End of Bo Xilai saga looks to be bad news for rule of law

Now that we've seen how the courts dealt with Gu and Wang, there is little hope ex-party chief's trial will be open and fair

PUBLISHED : Friday, 05 October, 2012, 12:00am
UPDATED : Sunday, 07 October, 2012, 1:37am

Act III of the Bo Xilai saga has begun but it is likely to be brief, to clear the stage in time for the party's congress early next month.

However, if the trial of the former Chongqing party chief is just a show trial - like that of his wife Gu Kailai and his right-hand man, police chief Wang Lijun - it will be another blow to hopes for the rule of law on the mainland.

Many have contrasted the trial of Gu on August 10 with that of Jiang Qing , Mao Zedong's widow, 32 years ago after the fall of the Gang of Four, and note that while Jiang was given a chance to defend herself, resulting in an emotional, televised rant, Gu's seven-hour trial was disappointingly scripted.

Lack of drama aside, the trials of Gu in August and Wang last month exhibited troubling procedural irregularities and left many questions unanswered.

Gu was given a suspended death sentence for murdering English business partner Neil Heywood and was spared immediate execution only because the court accepted that she acted out of fear that Heywood might harm her son and that she suffered from psychological impairment. Meanwhile, Wang was given only a 15-year sentence for serious crimes like attempted defection, covering up Heywood's murder and taking bribes because the court said he turned himself in and that he "made significant contributions" to the subsequent investigation.

Gu's murder trial at the Hefei Intermediate People's Court lasted just seven hours, with no witnesses called. And while it was meant to be an open trial, with 140 people in attendance, they were all there by invitation. Wang's trial at the Chengdu Intermediate People's Court lasted for two days: four hours behind closed doors on the attempted defection charge on the first day; and a second day of supposedly open trial, where those in attendance were also invited.

Neither Bo nor the couple's son, Bo Guagua , both presumably key witnesses in the murder case, attended either trial. Only witness statements and expert statements were read at court, and the defendants all looked incredibly calm and admitted guilt.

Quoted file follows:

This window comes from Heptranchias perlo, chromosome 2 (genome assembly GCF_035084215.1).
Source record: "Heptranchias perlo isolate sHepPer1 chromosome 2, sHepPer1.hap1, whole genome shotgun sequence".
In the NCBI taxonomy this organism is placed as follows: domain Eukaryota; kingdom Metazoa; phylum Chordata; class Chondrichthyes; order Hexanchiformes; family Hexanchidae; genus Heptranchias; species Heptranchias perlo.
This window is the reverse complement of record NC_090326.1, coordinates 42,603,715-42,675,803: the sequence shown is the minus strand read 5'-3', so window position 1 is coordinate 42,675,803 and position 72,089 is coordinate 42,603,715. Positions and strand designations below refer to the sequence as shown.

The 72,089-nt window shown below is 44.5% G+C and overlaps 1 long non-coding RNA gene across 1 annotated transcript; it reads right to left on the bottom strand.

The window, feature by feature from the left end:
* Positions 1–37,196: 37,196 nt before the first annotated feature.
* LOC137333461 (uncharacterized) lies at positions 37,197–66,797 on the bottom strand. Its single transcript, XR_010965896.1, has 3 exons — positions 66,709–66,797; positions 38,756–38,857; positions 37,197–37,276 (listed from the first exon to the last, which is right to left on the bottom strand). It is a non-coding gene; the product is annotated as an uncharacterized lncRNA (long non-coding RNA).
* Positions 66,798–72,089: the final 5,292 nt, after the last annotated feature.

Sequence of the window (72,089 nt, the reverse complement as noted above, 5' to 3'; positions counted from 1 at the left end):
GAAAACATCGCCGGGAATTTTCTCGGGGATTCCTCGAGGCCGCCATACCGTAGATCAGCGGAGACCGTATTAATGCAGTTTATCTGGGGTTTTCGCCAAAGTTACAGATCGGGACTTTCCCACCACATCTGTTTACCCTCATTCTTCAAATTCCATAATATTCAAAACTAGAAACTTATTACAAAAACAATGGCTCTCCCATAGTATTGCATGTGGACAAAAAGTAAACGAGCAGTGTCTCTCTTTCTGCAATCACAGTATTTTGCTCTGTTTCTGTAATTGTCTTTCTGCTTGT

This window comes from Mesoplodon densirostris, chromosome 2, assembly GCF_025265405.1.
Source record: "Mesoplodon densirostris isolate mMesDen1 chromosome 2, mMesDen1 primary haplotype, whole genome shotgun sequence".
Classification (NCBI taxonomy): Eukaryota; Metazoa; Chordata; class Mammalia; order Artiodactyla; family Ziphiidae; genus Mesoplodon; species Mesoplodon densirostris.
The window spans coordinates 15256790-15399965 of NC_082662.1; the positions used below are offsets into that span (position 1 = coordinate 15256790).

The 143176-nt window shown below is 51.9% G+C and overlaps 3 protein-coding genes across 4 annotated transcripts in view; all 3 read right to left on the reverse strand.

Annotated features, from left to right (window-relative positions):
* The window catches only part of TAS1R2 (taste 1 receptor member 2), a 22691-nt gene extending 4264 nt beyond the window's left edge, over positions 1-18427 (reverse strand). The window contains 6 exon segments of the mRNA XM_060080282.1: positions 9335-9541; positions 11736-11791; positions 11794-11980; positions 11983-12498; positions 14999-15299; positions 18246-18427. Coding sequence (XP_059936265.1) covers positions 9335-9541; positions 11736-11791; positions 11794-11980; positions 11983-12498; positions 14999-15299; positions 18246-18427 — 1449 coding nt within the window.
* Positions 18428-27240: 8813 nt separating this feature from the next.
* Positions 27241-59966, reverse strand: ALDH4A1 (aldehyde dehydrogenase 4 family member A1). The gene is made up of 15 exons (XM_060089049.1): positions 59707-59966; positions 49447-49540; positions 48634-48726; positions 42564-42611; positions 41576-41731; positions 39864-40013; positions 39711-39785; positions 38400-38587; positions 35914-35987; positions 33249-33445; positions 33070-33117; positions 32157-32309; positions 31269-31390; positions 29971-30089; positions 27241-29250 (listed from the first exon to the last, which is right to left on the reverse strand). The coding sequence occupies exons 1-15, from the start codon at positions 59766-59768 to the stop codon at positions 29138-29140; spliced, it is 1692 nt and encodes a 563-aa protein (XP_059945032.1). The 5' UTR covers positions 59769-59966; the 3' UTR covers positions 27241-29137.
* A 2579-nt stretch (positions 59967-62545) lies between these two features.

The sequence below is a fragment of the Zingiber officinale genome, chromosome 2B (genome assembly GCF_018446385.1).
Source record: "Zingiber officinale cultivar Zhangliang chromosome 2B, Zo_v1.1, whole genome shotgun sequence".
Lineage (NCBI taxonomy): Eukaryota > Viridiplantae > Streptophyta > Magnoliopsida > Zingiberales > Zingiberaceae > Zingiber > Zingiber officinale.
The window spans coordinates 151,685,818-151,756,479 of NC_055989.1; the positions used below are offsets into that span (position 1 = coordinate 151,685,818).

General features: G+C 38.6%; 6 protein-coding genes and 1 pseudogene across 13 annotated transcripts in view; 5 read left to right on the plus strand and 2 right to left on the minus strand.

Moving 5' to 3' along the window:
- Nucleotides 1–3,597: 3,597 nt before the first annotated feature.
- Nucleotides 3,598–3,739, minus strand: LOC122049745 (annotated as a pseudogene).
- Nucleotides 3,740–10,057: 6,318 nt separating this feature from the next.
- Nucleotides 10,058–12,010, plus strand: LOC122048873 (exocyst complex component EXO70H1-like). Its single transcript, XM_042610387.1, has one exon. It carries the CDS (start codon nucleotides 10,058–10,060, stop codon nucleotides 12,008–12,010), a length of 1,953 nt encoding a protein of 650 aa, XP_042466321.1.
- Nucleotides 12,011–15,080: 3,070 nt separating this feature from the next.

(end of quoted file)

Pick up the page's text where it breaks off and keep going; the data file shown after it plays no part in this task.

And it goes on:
The trials appear wanting in at least three respects.

First, it is difficult to be convinced that the defence lawyers were not assigned, at least in Gu's case. Gu's mother had told foreign media that she initially hired two renowned Beijing criminal lawyers to defend her daughter, but they never got to meet her. It was later revealed that Gu hired two Anhui lawyers who did not specialise in criminal law.

The authorities have often made defendants in controversial cases pick government-friendly local lawyers in recent years. But during the trial of the Gang of Four, the defendants were allowed to be represented by a team of the country's best criminal lawyers, including Zhang Sizhi . Why aren't the courts confident enough to allow true representation today?

Second, while it is an understandable precaution for high-level corruption trials to take place in a different province, where the defendant will have less influence, there should be more detailed standards and procedures for the relocation of trials.

Lastly, open trials should be truly open. Under law, all trials on the mainland must be open to the public unless they deal with state secrets or minors, or when privacy or business secrets are concerned. However, another common tactic used by authorities in sensitive trials is to choose very small courtrooms or pack them with selected "members of the public".

Two other Politburo members have faced trial since the mainland embraced reform and opening up - former Beijing party secretary Chen Xitong in 1998 and Shanghai party secretary Chen Liangyu in 2008. If history is any guide, the chances of Bo enjoying a true open trial are slim. Family members were allowed to attend Chen Xitong's trial, but the trial of Chen Liangyu was criticised for being held in a room that could contain just 30 people - even his wife was refused entry.

Show trials can no longer satisfy the public's curiosity, even less their right to know.

Bo Guagua, in the US, has already voiced his suspicions to the foreign media. And so has top forensic expert Wang Xuemei , who openly questioned - in the absence of the usual symptoms - whether Heywood died from cyanide administered by Gu.

Only greater transparency and a real trial for Bo can show that the authorities are seriously determined to weed out corruption in a system that is losing public trust.

Ng Tze-wei is a former South China Morning Post reporter